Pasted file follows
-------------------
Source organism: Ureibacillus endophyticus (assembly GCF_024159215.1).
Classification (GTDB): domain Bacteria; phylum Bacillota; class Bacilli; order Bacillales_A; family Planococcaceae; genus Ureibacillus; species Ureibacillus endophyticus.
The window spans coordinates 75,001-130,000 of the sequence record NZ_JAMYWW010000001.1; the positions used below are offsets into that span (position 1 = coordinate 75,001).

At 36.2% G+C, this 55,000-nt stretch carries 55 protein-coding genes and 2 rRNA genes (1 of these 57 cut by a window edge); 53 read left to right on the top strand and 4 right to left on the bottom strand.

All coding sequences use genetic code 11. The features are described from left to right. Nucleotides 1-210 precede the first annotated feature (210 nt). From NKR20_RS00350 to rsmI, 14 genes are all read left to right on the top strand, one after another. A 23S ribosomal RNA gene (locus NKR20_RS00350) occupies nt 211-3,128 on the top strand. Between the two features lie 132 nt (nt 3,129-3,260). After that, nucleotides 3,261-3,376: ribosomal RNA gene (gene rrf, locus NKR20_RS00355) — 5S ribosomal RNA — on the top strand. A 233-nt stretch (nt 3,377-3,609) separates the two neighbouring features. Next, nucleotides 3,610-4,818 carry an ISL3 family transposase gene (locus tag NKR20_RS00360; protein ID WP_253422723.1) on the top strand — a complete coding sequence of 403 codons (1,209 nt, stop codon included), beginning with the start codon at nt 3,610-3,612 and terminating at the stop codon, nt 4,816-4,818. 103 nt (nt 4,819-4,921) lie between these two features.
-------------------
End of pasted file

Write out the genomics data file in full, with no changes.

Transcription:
Source organism: Ureibacillus endophyticus (assembly GCF_024159215.1).
Classification (GTDB): domain Bacteria; phylum Bacillota; class Bacilli; order Bacillales_A; family Planococcaceae; genus Ureibacillus; species Ureibacillus endophyticus.
The window spans coordinates 75,001-130,000 of the sequence record NZ_JAMYWW010000001.1; the positions used below are offsets into that span (position 1 = coordinate 75,001).

At 36.2% G+C, this 55,000-nt stretch carries 55 protein-coding genes and 2 rRNA genes (1 of these 57 cut by a window edge); 53 read left to right on the top strand and 4 right to left on the bottom strand.

All coding sequences use genetic code 11. The features are described from left to right. Nucleotides 1-210 precede the first annotated feature (210 nt). From NKR20_RS00350 to rsmI, 14 genes are all read left to right on the top strand, one after another. A 23S ribosomal RNA gene (locus NKR20_RS00350) occupies nt 211-3,128 on the top strand. Between the two features lie 132 nt (nt 3,129-3,260). After that, nucleotides 3,261-3,376: ribosomal RNA gene (gene rrf, locus NKR20_RS00355) — 5S ribosomal RNA — on the top strand. A 233-nt stretch (nt 3,377-3,609) separates the two neighbouring features. Next, nucleotides 3,610-4,818 carry an ISL3 family transposase gene (locus tag NKR20_RS00360; protein ID WP_253422723.1) on the top strand — a complete coding sequence of 403 codons (1,209 nt, stop codon included), beginning with the start codon at nt 3,610-3,612 and terminating at the stop codon, nt 4,816-4,818. 103 nt (nt 4,819-4,921) lie between these two features.